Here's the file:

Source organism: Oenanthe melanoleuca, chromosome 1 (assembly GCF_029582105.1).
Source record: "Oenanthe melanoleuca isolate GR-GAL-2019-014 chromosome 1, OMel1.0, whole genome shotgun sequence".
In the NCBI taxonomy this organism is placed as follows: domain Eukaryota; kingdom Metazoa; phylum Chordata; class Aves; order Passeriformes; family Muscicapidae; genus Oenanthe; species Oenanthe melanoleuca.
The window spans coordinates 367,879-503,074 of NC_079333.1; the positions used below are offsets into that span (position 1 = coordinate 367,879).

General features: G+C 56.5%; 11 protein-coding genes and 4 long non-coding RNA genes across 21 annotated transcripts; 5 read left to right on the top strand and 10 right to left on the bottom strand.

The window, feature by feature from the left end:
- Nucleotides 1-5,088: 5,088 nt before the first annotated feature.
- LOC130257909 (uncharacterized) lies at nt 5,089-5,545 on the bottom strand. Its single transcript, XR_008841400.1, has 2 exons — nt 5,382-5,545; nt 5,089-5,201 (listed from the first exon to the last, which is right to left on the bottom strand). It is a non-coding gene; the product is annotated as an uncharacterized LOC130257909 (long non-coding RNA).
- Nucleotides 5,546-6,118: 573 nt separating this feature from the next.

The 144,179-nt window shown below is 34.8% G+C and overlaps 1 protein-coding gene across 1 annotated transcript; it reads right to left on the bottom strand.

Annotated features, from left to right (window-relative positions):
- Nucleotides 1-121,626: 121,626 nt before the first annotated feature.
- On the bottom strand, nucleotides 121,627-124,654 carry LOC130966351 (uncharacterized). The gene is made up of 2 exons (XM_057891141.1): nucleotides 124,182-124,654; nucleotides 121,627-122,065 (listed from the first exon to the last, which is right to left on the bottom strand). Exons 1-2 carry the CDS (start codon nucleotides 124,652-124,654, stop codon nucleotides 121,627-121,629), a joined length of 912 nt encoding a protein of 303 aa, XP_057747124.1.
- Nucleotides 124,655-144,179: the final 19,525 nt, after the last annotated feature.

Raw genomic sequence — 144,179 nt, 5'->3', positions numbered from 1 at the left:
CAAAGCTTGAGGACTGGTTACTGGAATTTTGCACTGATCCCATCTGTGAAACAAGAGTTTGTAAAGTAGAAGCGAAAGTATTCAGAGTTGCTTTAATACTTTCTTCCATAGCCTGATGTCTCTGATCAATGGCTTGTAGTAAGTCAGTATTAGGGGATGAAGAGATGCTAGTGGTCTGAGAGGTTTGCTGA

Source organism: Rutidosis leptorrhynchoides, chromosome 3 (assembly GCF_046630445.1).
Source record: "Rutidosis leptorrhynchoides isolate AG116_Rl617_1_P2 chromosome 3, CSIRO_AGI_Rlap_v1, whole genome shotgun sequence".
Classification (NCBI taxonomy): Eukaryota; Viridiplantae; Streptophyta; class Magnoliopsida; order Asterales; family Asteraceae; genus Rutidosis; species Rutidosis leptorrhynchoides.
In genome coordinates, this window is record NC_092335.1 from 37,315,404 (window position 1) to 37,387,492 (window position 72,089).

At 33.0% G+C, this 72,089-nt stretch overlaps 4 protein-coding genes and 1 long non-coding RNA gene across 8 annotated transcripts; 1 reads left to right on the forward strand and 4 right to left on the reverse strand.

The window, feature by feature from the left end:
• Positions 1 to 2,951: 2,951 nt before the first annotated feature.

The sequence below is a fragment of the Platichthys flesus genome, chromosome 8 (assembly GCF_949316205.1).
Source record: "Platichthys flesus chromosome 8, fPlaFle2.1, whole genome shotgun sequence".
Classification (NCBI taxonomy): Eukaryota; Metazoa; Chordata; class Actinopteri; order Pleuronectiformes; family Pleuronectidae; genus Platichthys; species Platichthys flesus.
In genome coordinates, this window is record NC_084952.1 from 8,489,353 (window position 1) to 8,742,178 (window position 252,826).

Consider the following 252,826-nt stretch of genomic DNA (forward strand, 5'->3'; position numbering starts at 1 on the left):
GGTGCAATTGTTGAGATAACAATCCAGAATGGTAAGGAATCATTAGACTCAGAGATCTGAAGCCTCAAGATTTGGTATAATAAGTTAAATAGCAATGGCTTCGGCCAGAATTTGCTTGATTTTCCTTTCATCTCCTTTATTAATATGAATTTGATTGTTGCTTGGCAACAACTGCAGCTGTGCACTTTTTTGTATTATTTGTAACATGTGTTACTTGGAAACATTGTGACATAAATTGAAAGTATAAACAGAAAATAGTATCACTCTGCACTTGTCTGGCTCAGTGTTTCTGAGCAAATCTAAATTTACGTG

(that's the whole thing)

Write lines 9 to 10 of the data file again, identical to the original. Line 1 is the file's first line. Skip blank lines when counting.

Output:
- Nucleotides 5,546-6,118: 573 nt separating this feature from the next.

The 144,179-nt window shown below is 34.8% G+C and overlaps 1 protein-coding gene across 1 annotated transcript; it reads right to left on the bottom strand.